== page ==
Of course, Babcock and Marks don't find that studying disappeared entirely.  But probabilistically, my point still holds.  If studying sharply declines, and the labor market doesn't care, this raises the probability that something other than straightforward human capital acquisition is at work.

Babcock concludes:
Most of us believe that productivity-enhancing skills can be learned in college (I certainly wouldn't want to go to a doctor who hadn't gone to college.) We also believe there may be a signaling component to education, as well. In our piece, we simply note that if learning is a part of the university mission, or if studying leads to any meaningful increase in human capital, then these declining study times should be disturbing.
I completely agree that actual education is a mix of job skill acquisition and signaling.*  The most precise way of stating my point is that, given Babcock and Marks' findings, we should upwardly revise our estimate of signaling's share of the mix.  But Babcock's wrong to conclude that "declining study times should be disturbing" either way.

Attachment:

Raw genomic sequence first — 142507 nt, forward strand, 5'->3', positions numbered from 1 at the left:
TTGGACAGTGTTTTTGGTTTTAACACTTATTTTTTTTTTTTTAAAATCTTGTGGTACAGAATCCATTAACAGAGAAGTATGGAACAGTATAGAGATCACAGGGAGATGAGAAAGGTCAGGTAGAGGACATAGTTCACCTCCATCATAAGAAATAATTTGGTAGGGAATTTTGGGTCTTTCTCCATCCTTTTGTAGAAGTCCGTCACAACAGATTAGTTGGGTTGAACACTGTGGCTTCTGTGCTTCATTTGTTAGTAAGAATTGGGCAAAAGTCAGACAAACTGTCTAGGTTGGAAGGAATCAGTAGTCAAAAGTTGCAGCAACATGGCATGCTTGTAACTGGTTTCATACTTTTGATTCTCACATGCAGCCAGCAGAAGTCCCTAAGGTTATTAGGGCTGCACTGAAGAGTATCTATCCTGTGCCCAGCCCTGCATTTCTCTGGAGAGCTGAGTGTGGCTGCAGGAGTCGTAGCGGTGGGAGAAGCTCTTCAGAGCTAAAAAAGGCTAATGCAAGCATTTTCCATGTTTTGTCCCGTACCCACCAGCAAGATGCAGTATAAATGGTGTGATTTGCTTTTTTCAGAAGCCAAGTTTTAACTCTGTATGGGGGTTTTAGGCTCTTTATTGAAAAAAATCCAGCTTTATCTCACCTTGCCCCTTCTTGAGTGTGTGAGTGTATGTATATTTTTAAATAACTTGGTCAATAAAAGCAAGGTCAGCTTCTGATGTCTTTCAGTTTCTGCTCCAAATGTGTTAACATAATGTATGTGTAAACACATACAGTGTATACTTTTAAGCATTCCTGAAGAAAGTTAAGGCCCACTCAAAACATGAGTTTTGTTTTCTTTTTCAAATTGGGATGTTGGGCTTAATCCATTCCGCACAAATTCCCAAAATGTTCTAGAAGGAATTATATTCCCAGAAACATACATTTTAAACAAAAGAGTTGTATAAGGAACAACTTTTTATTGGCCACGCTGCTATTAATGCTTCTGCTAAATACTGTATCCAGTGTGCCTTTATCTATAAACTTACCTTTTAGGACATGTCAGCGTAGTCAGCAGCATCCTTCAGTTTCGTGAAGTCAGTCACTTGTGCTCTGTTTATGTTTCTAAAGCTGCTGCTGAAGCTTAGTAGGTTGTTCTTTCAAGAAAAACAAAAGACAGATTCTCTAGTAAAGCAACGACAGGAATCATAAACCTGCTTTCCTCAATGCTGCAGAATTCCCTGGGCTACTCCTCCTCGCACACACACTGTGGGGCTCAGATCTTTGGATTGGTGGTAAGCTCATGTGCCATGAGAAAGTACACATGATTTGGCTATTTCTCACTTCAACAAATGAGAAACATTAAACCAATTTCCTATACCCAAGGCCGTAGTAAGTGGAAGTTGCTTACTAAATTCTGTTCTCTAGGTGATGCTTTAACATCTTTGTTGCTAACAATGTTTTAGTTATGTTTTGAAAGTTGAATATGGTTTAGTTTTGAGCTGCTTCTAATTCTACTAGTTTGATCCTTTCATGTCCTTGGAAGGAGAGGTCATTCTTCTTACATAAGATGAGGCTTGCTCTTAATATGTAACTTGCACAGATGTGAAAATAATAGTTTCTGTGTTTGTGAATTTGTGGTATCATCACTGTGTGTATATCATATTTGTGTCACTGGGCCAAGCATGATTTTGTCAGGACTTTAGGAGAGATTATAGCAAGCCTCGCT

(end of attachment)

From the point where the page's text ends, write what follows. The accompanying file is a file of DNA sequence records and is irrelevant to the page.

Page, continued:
It depends on the human capital/signaling mix.  Even if you think that human capital acquisition has positive externalities, you have to weigh these against the negative externalities of signaling.  And if you don't think that human capital acquisition has positive externalities, then a voluntary fall in study time is reassuring, not disturbing.  Students internalize the cost of lower human capital acquisition, and society reaps the benefit of lower negative externalities of wasteful displays of scholarship.
* However, for most ailments I would be happy to go to a doctor who went to a trade school rather than college - at least in a society where this wasn't too weird.

Comments and Sharing

COMMENTS (7 to date)
hacs writes:

Is it possible that a higher concentration in high skilled jobs (a shock) could generate a discontinuity (a cutoff point) in the curve of required labor skills (for future market jobs) such that many people are experiencing some kind of regret?

Noah Yetter writes:

Most of us believe that productivity-enhancing skills can be learned in college...